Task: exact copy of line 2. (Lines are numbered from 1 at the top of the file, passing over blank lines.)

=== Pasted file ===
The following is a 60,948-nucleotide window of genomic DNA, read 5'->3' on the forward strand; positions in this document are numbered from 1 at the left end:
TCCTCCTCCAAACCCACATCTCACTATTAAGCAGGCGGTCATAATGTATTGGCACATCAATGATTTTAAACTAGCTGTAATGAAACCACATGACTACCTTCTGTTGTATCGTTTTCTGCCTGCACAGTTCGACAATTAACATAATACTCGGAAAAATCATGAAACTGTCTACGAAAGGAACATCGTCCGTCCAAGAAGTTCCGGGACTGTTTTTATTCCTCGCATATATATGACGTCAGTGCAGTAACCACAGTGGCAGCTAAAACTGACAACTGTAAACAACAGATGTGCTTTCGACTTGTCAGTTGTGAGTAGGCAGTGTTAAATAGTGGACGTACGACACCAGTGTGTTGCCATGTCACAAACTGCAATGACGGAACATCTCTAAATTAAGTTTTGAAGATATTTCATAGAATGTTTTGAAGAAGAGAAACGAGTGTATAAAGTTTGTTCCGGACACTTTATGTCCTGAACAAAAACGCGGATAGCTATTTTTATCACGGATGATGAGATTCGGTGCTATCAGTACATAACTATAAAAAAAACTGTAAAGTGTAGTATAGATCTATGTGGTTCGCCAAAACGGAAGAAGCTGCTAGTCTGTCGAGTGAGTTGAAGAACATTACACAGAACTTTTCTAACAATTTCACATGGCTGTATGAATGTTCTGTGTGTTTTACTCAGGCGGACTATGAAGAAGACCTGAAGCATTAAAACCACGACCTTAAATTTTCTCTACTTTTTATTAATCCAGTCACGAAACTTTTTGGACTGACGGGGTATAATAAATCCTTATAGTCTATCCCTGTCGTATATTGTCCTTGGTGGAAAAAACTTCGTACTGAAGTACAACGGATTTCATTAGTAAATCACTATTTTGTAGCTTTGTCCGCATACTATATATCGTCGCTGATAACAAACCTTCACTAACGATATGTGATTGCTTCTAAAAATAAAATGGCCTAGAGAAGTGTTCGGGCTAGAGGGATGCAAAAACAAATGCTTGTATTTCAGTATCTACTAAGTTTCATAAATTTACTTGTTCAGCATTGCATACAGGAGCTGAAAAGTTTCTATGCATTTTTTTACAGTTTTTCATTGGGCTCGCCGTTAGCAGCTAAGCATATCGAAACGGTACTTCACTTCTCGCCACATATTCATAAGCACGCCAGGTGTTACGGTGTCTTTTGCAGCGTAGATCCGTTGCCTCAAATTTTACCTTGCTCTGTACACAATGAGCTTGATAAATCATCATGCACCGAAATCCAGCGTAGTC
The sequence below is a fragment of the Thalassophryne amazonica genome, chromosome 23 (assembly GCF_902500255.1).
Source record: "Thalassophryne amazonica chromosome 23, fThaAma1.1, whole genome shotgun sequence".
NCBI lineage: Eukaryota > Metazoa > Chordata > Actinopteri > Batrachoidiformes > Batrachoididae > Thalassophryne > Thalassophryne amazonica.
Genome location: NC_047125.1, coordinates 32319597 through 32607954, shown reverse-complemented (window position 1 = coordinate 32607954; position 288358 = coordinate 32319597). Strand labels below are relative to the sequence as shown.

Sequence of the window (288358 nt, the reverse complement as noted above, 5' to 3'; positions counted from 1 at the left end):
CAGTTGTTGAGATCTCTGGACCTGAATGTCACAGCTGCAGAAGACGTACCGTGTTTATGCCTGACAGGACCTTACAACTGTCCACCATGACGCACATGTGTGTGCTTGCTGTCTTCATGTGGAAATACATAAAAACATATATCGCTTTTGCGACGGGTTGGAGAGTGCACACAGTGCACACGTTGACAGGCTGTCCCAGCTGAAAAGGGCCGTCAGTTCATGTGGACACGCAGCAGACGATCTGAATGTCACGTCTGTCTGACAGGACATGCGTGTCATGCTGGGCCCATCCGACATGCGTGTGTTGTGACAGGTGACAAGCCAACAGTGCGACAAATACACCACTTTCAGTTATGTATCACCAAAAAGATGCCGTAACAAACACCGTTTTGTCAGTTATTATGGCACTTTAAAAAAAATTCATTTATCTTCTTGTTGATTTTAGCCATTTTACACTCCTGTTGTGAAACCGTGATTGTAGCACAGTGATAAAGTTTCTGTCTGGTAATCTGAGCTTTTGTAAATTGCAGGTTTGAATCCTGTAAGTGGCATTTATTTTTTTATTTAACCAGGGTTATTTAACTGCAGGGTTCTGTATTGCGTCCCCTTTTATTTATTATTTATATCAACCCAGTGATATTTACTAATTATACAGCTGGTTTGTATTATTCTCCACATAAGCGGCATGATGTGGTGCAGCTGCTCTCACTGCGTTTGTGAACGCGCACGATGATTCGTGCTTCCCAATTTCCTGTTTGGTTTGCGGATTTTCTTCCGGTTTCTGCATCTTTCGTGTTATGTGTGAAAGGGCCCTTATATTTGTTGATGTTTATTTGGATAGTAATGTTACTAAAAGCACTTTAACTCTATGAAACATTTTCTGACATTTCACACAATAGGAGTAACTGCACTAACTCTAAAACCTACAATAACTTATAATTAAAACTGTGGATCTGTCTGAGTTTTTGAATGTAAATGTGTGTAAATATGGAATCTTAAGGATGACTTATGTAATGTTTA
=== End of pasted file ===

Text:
TCCTCCTCCAAACCCACATCTCACTATTAAGCAGGCGGTCATAATGTATTGGCACATCAATGATTTTAAACTAGCTGTAATGAAACCACATGACTACCTTCTGTTGTATCGTTTTCTGCCTGCACAGTTCGACAATTAACATAATACTCGGAAAAATCATGAAACTGTCTACGAAAGGAACATCGTCCGTCCAAGAAGTTCCGGGACTGTTTTTATTCCTCGCATATATATGACGTCAGTGCAGTAACCACAGTGGCAGCTAAAACTGACAACTGTAAACAACAGATGTGCTTTCGACTTGTCAGTTGTGAGTAGGCAGTGTTAAATAGTGGACGTACGACACCAGTGTGTTGCCATGTCACAAACTGCAATGACGGAACATCTCTAAATTAAGTTTTGAAGATATTTCATAGAATGTTTTGAAGAAGAGAAACGAGTGTATAAAGTTTGTTCCGGACACTTTATGTCCTGAACAAAAACGCGGATAGCTATTTTTATCACGGATGATGAGATTCGGTGCTATCAGTACATAACTATAAAAAAAACTGTAAAGTGTAGTATAGATCTATGTGGTTCGCCAAAACGGAAGAAGCTGCTAGTCTGTCGAGTGAGTTGAAGAACATTACACAGAACTTTTCTAACAATTTCACATGGCTGTATGAATGTTCTGTGTGTTTTACTCAGGCGGACTATGAAGAAGACCTGAAGCATTAAAACCACGACCTTAAATTTTCTCTACTTTTTATTAATCCAGTCACGAAACTTTTTGGACTGACGGGGTATAATAAATCCTTATAGTCTATCCCTGTCGTATATTGTCCTTGGTGGAAAAAACTTCGTACTGAAGTACAACGGATTTCATTAGTAAATCACTATTTTGTAGCTTTGTCCGCATACTATATATCGTCGCTGATAACAAACCTTCACTAACGATATGTGATTGCTTCTAAAAATAAAATGGCCTAGAGAAGTGTTCGGGCTAGAGGGATGCAAAAACAAATGCTTGTATTTCAGTATCTACTAAGTTTCATAAATTTACTTGTTCAGCATTGCATACAGGAGCTGAAAAGTTTCTATGCATTTTTTTACAGTTTTTCATTGGGCTCGCCGTTAGCAGCTAAGCATATCGAAACGGTACTTCACTTCTCGCCACATATTCATAAGCACGCCAGGTGTTACGGTGTCTTTTGCAGCGTAGATCCGTTGCCTCAAATTTTACCTTGCTCTGTACACAATGAGCTTGATAAATCATCATGCACCGAAATCCAGCGTAGTC